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Suppose I have a Master that keeps a list of SlaveThread objects. On each time step, I want the Master to run the SlaveThreads in parallel, however, at the end of the time step, I want the SlaveThreads to to wait for each other to complete the current time step before advancing forward. Also, I don't want to reinstantiate the SlaveThreads on each time step. I have 2 possible solutions, and I don't know how to make either of them work:

1) The run() method in SlaveThread is in a while(true) loop. After the execution of a single loop in the SlaveThread, I'll have SlaveThread notify the Master(which I don't know how to do), and the Master does something like

try{
    for (int i = 0; i < numSlaveThreads; i++) {
        while (!slaveThreads[i].getCompletedThisIter()) {
        wait()
        }
      }
  System.out.println("Joined");

}

before advancing to the next time step. How would I do this? How can I have a single SlaveThread notify just the master?

2) The run() in Slave is not in while(true) loop, then I have to call start() on it on every iteration. But the thread state of the Slave at this point will be terminated. How can I call start() on it again without reinstantiating it?

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Sounds like you want a cyclic barrier: docs.oracle.com/javase/7/docs/api/java/util/concurrent/… (Using variant 1.) –  millimoose Jul 22 '12 at 17:51

2 Answers 2

up vote 4 down vote accepted

That is exactly what barriers are for, you can realize this with a CyclicBarrier or a CountDownLatch. These are synchronizers used to delay the progress of threads until the desired state is reached, in your case the threads have completed their computation.

Here it depends on the details how you want to realize:

Latches are for waiting for events; barriers are for waiting for other threads.

For the CyclicBarrier that would done in the following fashion:

// whereby count is the number of your slave threads
this.barrier = new CyclicBarrier(count); 

Then in the Runnable definition of your slaves you will insert at the end of the computation: barrier.await()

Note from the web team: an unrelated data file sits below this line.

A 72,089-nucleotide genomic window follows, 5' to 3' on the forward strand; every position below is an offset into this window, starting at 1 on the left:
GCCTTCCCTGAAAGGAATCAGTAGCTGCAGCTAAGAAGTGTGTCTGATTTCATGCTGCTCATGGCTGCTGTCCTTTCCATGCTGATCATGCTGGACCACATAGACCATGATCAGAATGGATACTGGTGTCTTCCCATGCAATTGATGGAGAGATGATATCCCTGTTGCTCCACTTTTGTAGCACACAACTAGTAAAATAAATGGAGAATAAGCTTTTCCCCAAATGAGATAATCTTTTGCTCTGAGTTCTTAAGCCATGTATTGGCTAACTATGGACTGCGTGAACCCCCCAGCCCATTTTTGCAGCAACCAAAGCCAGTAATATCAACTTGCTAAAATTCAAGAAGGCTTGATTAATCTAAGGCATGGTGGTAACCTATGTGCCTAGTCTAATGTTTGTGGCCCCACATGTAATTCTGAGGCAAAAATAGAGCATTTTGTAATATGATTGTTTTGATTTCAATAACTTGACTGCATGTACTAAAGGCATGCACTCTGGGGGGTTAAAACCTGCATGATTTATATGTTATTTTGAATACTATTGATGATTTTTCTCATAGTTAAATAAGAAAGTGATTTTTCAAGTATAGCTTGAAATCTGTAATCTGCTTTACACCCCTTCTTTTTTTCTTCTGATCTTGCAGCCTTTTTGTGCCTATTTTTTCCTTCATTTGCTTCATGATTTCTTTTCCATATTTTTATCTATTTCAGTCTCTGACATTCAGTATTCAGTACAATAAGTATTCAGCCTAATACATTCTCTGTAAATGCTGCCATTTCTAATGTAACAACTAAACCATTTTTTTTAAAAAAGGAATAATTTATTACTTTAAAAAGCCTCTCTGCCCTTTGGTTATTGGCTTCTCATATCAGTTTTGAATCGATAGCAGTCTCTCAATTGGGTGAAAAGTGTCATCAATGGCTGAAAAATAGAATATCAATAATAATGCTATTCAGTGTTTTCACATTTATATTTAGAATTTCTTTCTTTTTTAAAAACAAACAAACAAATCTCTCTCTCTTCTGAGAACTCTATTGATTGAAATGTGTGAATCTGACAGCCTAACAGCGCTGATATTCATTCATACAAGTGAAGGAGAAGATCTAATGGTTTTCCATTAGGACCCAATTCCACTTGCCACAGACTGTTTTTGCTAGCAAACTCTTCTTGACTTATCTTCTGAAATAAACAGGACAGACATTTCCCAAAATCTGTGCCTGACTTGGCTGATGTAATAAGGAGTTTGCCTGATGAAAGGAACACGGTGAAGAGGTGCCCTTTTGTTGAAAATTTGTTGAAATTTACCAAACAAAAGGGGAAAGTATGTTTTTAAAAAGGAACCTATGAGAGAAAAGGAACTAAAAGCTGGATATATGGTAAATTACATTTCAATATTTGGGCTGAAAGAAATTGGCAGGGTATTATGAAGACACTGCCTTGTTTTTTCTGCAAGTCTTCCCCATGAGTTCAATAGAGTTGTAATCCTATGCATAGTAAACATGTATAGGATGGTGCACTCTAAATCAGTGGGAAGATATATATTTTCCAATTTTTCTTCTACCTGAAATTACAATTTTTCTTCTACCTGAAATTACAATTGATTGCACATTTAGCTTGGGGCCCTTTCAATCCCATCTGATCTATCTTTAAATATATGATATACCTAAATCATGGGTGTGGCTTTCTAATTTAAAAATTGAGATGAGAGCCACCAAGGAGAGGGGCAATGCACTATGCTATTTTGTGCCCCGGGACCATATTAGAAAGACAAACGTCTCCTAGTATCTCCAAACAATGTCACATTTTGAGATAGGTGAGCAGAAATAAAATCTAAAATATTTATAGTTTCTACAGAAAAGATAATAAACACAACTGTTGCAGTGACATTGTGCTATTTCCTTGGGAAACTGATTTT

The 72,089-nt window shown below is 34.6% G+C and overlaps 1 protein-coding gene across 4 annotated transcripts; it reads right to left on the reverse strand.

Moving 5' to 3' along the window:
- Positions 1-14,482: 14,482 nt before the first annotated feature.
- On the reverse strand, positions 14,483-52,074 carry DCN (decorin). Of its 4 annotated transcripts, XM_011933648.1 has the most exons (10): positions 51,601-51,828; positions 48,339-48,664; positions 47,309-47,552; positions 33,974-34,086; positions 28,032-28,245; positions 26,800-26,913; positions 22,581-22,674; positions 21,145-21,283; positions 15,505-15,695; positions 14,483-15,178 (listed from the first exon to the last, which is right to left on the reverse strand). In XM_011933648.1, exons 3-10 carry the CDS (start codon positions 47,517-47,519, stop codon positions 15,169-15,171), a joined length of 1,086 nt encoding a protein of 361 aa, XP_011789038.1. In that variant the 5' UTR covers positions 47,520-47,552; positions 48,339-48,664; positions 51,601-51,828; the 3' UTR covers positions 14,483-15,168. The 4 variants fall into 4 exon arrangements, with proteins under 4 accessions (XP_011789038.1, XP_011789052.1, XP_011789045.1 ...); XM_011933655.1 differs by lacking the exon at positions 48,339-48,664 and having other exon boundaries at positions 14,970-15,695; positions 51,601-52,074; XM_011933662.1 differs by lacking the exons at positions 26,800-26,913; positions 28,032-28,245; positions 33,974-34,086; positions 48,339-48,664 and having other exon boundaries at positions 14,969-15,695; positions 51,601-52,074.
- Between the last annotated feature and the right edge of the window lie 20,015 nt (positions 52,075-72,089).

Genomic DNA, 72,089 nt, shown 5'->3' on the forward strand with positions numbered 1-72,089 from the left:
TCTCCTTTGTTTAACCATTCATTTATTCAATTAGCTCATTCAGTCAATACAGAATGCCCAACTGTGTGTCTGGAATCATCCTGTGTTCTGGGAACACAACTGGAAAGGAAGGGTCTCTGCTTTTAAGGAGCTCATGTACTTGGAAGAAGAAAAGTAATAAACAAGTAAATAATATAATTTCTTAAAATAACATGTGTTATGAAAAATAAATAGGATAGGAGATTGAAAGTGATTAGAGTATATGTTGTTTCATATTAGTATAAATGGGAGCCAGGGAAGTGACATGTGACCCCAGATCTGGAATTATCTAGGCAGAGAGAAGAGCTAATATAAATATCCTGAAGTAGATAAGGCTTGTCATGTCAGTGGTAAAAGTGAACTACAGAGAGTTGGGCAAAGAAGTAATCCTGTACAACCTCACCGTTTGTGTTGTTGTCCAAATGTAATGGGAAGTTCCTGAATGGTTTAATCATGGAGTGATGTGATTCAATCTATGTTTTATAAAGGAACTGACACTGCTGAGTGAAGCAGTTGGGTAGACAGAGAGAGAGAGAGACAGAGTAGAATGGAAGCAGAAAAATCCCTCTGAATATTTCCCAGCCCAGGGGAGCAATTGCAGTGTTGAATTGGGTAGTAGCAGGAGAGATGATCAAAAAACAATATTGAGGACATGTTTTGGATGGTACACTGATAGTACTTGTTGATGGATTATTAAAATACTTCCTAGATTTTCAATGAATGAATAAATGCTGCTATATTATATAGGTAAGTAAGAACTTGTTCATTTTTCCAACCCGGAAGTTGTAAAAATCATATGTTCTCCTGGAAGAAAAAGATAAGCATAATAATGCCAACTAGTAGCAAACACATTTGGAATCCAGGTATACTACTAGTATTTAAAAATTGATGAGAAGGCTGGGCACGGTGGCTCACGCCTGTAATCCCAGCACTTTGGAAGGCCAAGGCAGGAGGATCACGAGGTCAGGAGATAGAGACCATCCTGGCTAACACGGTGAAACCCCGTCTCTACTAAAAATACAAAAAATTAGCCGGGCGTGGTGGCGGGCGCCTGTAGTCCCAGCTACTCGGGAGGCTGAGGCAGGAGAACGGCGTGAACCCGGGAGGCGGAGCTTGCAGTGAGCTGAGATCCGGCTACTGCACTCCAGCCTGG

public class Slaves implements Runnable {

   // ...

   @Override
   public void run() {

      while(condition) {

         // computation
         // ...

         try {
            // do not proceed, until all [count] threads
            // have reached this position
            barrier.await();
         } catch (InterruptedException ex) {
            return;
         } catch (BrokenBarrierException ex) {
            return;
         }
      }
   }
}

Your slave threads will not proceed, until all your threads have finished the computation. This way you do not need to realize signaling between another master thread.

If, however, you have some code you want to execute after all threads have reached that position (master signaling) you can pass an additional Runnable to the CyclicBarrier constructor, which will be executed after all threads have arrived at the barrier.

this.barrier = new CyclicBarrier(count,
   new Runnable() {
      @Override
      public void run() {
         // signal your master thread, update values, etc.
      }
    }
 );
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I want to wait for other threads to tell the master that they are done with their current iteration (so that they can all at the same time proceed to the next one) –  Trup Jul 22 '12 at 18:04
    
How do I make the cyclic barrier restart the count at the end of 1 iteration? You said that each thread by calling await() decreases the counter by 1 until it gets to 0, but at that point, I want to restart the counter back to numThreads, so that the next cycle gets executed. –  Trup Jul 22 '12 at 19:00